What A. Philip Randolph Knew About Jobs and Freedom
I keep a running list of ideas and observations that could be used for columns or essays, and this week, my original plan was to write about A. Philip Randolph, the labor leader and civil rights activist whose work in the 1930s, ’40s and ’50s was crucial to the growth and success of the civil rights movement. He had a starring role at the 1963 March on Washington for Jobs and Freedom, which itself was the culmination of an effort Randolph had begun in 1941 with his fellow activist Bayard Rustin and other allies in the civil rights and labor movements.
I couldn’t make the column work — these things happen! — but I still want to share some of the material, both because it’s intrinsically interesting and because it illustrates a point I have made, and will continue to make, in my work for The Times.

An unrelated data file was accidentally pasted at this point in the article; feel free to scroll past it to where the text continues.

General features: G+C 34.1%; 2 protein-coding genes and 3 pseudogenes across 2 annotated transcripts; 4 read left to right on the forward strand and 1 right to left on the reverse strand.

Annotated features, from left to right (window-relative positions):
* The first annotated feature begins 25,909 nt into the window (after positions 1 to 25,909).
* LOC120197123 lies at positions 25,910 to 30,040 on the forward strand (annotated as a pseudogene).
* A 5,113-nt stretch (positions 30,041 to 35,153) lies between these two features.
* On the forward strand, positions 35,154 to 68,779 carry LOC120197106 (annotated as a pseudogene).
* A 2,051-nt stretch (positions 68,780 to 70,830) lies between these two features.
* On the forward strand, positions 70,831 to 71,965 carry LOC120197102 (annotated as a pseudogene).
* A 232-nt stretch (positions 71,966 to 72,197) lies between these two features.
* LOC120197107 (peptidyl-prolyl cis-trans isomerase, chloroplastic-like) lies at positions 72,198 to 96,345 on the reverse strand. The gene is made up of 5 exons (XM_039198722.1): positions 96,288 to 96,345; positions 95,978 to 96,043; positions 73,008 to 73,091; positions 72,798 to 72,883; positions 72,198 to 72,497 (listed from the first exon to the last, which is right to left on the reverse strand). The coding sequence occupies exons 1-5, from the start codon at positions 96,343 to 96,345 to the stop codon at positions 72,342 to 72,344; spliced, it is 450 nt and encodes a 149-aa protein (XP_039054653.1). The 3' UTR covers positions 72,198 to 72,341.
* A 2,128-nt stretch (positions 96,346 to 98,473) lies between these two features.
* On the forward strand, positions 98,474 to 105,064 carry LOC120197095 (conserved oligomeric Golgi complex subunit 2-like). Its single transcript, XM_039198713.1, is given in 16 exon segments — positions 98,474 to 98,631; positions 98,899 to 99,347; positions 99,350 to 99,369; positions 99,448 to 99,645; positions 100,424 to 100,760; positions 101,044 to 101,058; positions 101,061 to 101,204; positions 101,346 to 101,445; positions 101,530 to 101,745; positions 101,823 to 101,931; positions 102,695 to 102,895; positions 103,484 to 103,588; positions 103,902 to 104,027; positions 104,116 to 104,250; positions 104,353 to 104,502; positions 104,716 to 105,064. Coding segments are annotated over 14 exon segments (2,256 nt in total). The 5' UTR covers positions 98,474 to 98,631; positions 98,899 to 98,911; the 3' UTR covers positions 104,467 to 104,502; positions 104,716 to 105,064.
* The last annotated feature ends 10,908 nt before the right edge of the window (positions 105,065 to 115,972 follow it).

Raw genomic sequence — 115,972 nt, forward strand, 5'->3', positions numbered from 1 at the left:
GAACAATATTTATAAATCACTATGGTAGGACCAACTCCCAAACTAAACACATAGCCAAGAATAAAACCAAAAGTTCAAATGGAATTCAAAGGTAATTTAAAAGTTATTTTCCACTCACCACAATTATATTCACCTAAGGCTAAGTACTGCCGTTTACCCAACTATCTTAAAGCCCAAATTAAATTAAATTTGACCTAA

To the extent that Randolph is still known to the public, it is as one of the more moderate leaders of the civil rights movement, a member of the old guard in contrast to younger leaders like the Rev. Dr. Martin Luther King Jr. But Randolph was at one point a young man, and as a young man, he was a fierce and radical proponent of economic justice as the foundation for civil rights and democratic equality.
You can see much of this in Randolph’s writing for The Messenger, an independent magazine he co-founded in 1917 with assistance from the Socialist Party (and the help of his wife, Lucille Campbell Green), which was still a significant force in American politics at the time. For example, in a 1919 piece, “Lynching: Capitalism Its Cause; Socialism Its Cure,” Randolph condemns “the economic arrangement in the South” as the “fundamental cause of race prejudice, which is the fuse that causes the magazine of capitalism to explode into race conflicts.” He blasts “prejudice as the chief weapon in the South which enables the capitalists to exploit both races” and warns that in actuality “capitalism knows no color line” and that capitalists “will coin the blood, sweat and suffering of white women and white children or black women and black children into dollars and dividends.”